Yes, I was a little bit disappointed how nobody really said anything about that. :) –  Peter Olson Sep 2 '11 at 22:58
@Peter Olson: I've had a few ideas, but I don't think linguists would be too happy to have to solve a few math equations before they can start looking for words :-). I'd rather buy a decent electronic dictionary. –  Lie Ryan Sep 4 '11 at 9:58

You're right, it's surprisingly difficult to find a real-world example of this. The idea of course is that you're looking for something by address and not value.

The dictionary example fails because you don't immediately know the location of page say 278. You still have to look that up the same as you would a word because the page locations are not in your memory.

But say I marked a number on each of your fingers and then I told you to wiggle the one with 15 written on it. You'd have to look at each of them (assuming its unsorted), and if it's not 15 you check the next one. O(n).

If I told you to wiggle your right pinky. You don't have to look anything up. You know where it is because I just told you where it is. The value I just passed to you is its address in your "memory."

It's kind of like that with databases, but on a much larger scale than just 10 fingers.

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Because work is done up front -- the value is put in a bucket that is easily accessible given the hashcode of the key. It would be like if you wanted to look up your work in the dictionary but had marked the exact page the word was on.

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Imagine you had a dictionary where everything starting with letter A was on page 1, letter B on page 2...etc. So if you wanted to look up "balloon" you would know exactly what page to go to. This is the concept behind O(1) lookups.

Arbitrary data input => maps to a specific memory address

The trade-off of course being you need more memory to allocate for all the potential addresses, many of which may never be used.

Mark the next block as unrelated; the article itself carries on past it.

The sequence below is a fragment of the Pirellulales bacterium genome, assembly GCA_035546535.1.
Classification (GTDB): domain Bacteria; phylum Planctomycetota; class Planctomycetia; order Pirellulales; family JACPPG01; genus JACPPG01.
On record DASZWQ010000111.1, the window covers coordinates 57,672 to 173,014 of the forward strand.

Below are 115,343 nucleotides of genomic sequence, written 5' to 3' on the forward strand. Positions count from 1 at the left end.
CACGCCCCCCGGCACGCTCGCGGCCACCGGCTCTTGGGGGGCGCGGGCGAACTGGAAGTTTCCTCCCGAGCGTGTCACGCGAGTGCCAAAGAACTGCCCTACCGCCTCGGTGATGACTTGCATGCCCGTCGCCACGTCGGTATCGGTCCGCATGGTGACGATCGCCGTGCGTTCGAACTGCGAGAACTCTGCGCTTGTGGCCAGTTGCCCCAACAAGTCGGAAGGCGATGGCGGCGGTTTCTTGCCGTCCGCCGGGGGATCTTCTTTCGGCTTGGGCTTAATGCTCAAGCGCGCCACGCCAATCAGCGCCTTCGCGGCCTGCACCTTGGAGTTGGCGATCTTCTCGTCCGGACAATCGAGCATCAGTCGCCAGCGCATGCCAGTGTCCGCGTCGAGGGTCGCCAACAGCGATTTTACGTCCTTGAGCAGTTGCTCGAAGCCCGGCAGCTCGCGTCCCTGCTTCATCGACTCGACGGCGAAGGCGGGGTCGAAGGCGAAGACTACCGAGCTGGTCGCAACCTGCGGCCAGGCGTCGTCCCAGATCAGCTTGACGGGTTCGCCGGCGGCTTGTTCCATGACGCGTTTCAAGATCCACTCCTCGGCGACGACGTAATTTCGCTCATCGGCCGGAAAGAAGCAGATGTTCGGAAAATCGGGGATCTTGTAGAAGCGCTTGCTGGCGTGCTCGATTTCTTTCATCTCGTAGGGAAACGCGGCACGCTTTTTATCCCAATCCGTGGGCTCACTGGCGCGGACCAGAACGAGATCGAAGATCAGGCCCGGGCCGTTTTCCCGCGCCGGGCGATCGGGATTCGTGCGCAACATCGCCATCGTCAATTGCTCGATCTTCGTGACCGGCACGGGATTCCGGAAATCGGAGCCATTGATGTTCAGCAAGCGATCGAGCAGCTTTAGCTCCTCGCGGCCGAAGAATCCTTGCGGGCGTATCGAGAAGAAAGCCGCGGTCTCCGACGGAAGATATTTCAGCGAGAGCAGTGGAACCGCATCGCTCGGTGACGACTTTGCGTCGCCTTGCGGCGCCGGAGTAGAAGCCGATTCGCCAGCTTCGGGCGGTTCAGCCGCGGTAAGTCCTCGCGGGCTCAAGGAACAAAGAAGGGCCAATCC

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If you have an array with 999999999 locations, how long does it take to find a record by social security number?

Assuming you don't have that much memory, then allocate about 30% more array locations that the number of records you intend to store, and then write a hash function to look it up instead.

A very simple (and probably bad) hash function would be social % numElementsInArray.

The problem is collisions--you can't guarantee that every location holds only one element. But thats ok, instead of storing the record at the array location, you can store a linked list of records. Then you scan linearly for the element you want once you hash to get the right array location.

Worst case this is O(n)--everything goes to the same bucket. Average case is O(1) because in general if you allocate enough buckets and your hash function is good, records generally don't collide very often.

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`social % numElementsInArray` is actually a decent hash function (except of course that it requires you to know the elements beforehand; it's also likely you can just replace it by the identity function), as long as the hashtable implementation is as cleverly as the better real-world implementations (from studying CPython's, I can assure you that collisions are only an issue in that example if the lower `ceil (log_2 numElementsInArray)` bits are shared by several social security numbers). –  delnan Sep 2 '11 at 17:44
I believe my textbook says that social % numElementsInArray is ok as long as numElementsInArray is a prime number. –  Kevin Sep 2 '11 at 18:51

Ok, hash-tables in a nutshell:

You take a regular array (O(1) access), and instead of using regular Int values to access it, you use MATH.

What you do, is to take the key value (lets say a string) calculate it into a number (some function on the characters) and then use a well known mathematical formula that gives you a relatively good distribution on the array's range.

So, in that case you are just doing like 4-5 calculations (O(1)) to get an object from that array, using a key which isn't an int.

Now, avoiding collisions, and finding the right mathematical formula for good distribution is the hard part. That's what is explained pretty well in wikipedia: en.wikipedia.org/wiki/Hash_table

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Lookup tables know exactly how to access the given item in the table before hand. Completely the opposite of say, finding an item by it's value in a sorted array, where you have to access items to check that it is what you want.

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In theory, a hashtable is a series of buckets (addresses in memory) and a function that maps objects from a domain into those buckets.

Say your domain is 3 letter words, you'd block out 26^3=17,576 addresses for all the possible 3 letter words and create a function that maps all 3 letter words to those addresses, e.g., aaa=0, aab=1, etc. Now when you have a word you'd like to look up, say, "and", you know immediately from your O(1) function that it is address number 367.